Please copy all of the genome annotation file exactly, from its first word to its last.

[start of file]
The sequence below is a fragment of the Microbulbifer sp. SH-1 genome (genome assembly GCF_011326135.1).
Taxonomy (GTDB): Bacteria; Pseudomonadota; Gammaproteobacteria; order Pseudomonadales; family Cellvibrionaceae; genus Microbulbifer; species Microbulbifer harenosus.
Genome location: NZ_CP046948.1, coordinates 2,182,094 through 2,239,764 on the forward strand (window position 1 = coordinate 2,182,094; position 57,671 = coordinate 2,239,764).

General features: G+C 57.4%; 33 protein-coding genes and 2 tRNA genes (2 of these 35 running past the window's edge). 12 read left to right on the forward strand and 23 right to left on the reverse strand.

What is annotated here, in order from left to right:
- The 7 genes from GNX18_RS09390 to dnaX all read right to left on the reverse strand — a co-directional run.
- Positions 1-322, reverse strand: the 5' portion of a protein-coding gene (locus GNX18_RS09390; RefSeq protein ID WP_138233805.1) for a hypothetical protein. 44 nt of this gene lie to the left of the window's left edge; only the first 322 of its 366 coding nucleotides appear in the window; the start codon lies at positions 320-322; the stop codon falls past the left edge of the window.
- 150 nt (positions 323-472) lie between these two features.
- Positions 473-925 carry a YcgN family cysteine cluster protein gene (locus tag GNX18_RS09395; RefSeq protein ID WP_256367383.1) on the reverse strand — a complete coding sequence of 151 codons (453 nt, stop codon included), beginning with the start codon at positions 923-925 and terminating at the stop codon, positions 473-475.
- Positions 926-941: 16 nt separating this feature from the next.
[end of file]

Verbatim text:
The sequence below is a fragment of the Microbulbifer sp. SH-1 genome (genome assembly GCF_011326135.1).
Taxonomy (GTDB): Bacteria; Pseudomonadota; Gammaproteobacteria; order Pseudomonadales; family Cellvibrionaceae; genus Microbulbifer; species Microbulbifer harenosus.
Genome location: NZ_CP046948.1, coordinates 2,182,094 through 2,239,764 on the forward strand (window position 1 = coordinate 2,182,094; position 57,671 = coordinate 2,239,764).

General features: G+C 57.4%; 33 protein-coding genes and 2 tRNA genes (2 of these 35 running past the window's edge). 12 read left to right on the forward strand and 23 right to left on the reverse strand.

What is annotated here, in order from left to right:
- The 7 genes from GNX18_RS09390 to dnaX all read right to left on the reverse strand — a co-directional run.
- Positions 1-322, reverse strand: the 5' portion of a protein-coding gene (locus GNX18_RS09390; RefSeq protein ID WP_138233805.1) for a hypothetical protein. 44 nt of this gene lie to the left of the window's left edge; only the first 322 of its 366 coding nucleotides appear in the window; the start codon lies at positions 320-322; the stop codon falls past the left edge of the window.
- 150 nt (positions 323-472) lie between these two features.
- Positions 473-925 carry a YcgN family cysteine cluster protein gene (locus tag GNX18_RS09395; RefSeq protein ID WP_256367383.1) on the reverse strand — a complete coding sequence of 151 codons (453 nt, stop codon included), beginning with the start codon at positions 923-925 and terminating at the stop codon, positions 473-475.
- Positions 926-941: 16 nt separating this feature from the next.